How did these Jewish rabbis translate Isaiah 7:14 from the Hebrew? Did they translate it as ‘young woman’ or ‘virgin’?
The Septuagint renders it unequivocally and categorically as παρθένος (transliterated parthenos), meaning ‘virgin’. In other words, leading Jewish rabbis around 250 BCE understood Isaiah’s prophecy to mean ‘virgin’, not ‘young woman’ – over two hundred years before Yeshua came on the scene. The Gospel writers or early Christians did not invent this concept. It was Jewish long before Yeshua’s birth.
So why did the leading Jewish scholars back then side with such a seemingly ridiculous and far-fetched prediction that a virgin would have a son. If you think it is because they were superstitious and unscientific in that day then think again. People in that era were farmers. They knew all about how breeding worked. Hundreds of years before the Septuagint Abraham and Sarah knew that after menopause kicked in childbearing was impossible. Scholars in 250 BCE did not know about the periodic table of elements or the complete electro-magnetic spectrum, but they knew how animals and people reproduced. They would have known it was naturalistically impossible to have a virgin birth. But they did not retreat, they did not hedge their bets and make it ‘young woman’ in the Septuagint. No, they inked it in black and white that a virgin would have a son.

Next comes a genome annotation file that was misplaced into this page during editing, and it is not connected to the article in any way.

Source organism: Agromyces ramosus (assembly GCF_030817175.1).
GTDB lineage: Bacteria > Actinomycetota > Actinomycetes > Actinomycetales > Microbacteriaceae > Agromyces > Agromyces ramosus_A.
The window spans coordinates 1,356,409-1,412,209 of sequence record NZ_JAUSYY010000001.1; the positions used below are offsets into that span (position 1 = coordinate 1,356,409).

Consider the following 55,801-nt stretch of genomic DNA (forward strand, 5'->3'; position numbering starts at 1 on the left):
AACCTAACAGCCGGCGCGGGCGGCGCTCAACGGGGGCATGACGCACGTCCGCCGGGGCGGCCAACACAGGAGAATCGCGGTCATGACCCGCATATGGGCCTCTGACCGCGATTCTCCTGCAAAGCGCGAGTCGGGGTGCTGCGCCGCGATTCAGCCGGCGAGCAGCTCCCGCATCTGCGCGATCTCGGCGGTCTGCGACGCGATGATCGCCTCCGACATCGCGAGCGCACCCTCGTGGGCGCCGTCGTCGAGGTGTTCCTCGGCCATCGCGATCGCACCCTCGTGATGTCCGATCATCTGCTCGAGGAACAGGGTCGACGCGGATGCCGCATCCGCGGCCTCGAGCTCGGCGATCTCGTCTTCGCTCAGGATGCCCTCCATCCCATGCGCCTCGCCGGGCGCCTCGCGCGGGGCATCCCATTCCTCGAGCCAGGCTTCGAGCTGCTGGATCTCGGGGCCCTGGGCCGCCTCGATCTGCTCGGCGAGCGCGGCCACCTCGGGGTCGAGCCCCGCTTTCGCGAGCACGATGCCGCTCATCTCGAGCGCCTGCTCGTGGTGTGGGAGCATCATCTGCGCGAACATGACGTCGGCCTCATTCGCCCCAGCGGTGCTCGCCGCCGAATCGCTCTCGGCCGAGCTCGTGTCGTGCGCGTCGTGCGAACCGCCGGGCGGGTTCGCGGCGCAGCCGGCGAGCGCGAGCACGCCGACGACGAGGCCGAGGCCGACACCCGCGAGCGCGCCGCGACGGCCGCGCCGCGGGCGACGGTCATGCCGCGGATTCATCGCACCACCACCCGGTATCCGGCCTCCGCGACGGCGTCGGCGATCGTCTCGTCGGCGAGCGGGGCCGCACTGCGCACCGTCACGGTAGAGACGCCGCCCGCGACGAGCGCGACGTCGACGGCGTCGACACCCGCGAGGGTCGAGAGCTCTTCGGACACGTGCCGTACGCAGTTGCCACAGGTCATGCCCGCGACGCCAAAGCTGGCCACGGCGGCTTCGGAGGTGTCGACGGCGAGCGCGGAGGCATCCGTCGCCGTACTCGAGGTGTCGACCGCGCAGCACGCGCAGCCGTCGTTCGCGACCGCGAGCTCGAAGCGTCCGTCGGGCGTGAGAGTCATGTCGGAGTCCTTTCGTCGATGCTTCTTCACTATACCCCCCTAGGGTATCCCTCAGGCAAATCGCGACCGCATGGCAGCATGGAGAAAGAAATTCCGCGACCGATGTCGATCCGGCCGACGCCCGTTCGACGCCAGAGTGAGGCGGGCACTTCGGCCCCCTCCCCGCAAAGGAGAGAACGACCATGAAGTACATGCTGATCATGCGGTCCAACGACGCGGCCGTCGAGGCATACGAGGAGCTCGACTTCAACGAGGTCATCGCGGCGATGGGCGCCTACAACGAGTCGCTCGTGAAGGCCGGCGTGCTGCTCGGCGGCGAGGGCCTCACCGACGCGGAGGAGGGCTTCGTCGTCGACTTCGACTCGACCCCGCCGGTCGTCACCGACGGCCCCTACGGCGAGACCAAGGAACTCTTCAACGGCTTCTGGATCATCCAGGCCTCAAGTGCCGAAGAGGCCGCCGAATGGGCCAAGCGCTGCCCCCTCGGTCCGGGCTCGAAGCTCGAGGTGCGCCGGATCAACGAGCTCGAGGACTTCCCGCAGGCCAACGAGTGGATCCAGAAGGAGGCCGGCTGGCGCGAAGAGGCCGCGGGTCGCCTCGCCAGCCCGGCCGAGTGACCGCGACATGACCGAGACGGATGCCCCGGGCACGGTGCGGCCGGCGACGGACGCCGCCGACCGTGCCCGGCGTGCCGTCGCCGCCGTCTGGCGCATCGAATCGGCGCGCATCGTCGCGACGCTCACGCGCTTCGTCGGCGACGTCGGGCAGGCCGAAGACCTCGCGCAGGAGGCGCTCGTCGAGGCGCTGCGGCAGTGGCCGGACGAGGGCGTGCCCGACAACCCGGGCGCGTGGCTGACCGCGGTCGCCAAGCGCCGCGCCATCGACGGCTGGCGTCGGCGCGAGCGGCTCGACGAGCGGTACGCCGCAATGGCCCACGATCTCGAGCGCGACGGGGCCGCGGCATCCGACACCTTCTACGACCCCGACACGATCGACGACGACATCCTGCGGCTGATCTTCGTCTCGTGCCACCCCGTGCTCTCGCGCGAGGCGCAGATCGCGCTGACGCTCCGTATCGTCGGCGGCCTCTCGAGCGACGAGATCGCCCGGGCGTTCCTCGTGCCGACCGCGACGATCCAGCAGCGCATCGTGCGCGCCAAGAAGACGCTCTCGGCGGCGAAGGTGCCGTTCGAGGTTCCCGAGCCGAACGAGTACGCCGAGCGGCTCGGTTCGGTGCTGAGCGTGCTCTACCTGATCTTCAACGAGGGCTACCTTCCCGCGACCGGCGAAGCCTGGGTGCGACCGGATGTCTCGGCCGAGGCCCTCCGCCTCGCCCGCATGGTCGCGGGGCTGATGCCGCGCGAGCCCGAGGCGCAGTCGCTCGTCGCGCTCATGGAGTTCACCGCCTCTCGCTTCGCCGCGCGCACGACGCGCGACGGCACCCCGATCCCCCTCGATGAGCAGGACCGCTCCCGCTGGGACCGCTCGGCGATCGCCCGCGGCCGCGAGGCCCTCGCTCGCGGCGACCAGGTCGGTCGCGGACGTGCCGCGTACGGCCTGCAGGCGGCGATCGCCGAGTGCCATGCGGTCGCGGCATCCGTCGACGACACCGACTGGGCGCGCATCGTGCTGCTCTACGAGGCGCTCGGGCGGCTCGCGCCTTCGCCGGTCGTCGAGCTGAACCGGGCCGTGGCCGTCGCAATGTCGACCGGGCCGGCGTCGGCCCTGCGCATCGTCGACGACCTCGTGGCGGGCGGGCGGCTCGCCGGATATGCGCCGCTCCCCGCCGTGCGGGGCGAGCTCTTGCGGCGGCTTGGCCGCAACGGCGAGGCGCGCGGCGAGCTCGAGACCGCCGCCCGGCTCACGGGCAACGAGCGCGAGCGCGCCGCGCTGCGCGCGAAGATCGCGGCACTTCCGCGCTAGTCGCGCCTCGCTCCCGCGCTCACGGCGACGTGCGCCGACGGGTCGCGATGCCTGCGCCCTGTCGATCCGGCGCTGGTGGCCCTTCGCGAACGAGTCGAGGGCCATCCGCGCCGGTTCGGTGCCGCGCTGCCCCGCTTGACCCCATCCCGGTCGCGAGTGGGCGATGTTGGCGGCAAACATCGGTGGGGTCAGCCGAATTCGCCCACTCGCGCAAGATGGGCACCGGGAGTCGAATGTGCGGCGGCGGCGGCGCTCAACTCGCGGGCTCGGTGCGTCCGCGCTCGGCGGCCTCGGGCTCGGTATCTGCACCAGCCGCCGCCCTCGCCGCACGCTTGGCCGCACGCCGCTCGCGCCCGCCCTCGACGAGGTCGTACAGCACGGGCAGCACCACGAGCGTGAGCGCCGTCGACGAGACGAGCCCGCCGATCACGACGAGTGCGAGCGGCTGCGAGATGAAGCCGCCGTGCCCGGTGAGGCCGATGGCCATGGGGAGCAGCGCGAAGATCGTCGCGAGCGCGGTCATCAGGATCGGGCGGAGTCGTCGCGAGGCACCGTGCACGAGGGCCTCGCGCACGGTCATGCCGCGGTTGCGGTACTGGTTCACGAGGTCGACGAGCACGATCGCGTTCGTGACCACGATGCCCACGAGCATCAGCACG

Now consider the fulfillment part of this story. Though it cannot be proven that Mary was a virgin, she was remarkably in the only and very brief stage of life where it could still remain an open question. The simple fact of Yeshua having an older sibling would disprove the virgin birth. This was an age of large families. Families with ten children were not uncommon. Given that, what was the chance that Yeshua would be the oldest child? Around a 1 in 10 chance. In other words, a 90% probability existed that the ‘fulfillment’ could have been dismissed by the simple fact of Yeshua having an older sibling. But against the odds he didn’t.
And if Mary had become pregnant before her engagement she would have had to fend for herself – if she had been allowed to live. It is a striking coincidence that this birth happens while betrothed but still unmarried.
It is these remarkable and unlikely set of ‘coincidences’ which make the virgin explanation impossible to disprove that strike me. These coincidences exhibit a sense of balance and timing as if a Mind were arranging events with plan and intent.
Rabbinical witnesses again
If Mary had married or had children before Yeshua’s birth then hostile witnesses would surely have pointed that out. Instead it seems that, once again, they defer to the gospel writers on this point. FF Bruce notes this as he explains how the rabbinical writings refer to Yeshua:
Jesus is referred to in rabbinical literature as Jesus ben Pantera or Ben Pandira. This might mean ‘the son of the panther’. The most probable explanation is that it is a corruption of parthenos, the Greek word for ‘virgin’ and arose from Christian references to him as a son of a virginIbid p 57-58
As hostile witnesses they did not disprove the virgin claim, they resorted to mocking it, playing on Mary’s status as unmarried but pregnant.
Today, as in Yeshua’s time, there exists hostility to Yeshua and the claims of the gospel. Then, as now, there was animosity to him. But, back then they were also witnesses, and as hostile witnesses they did not refute some basic points that they should have easily been able to, had these points been made up or been in error.
Maybe there is something to the Brit Chadasha’s claim that Yeshua was a Virgin’s son from David’s line.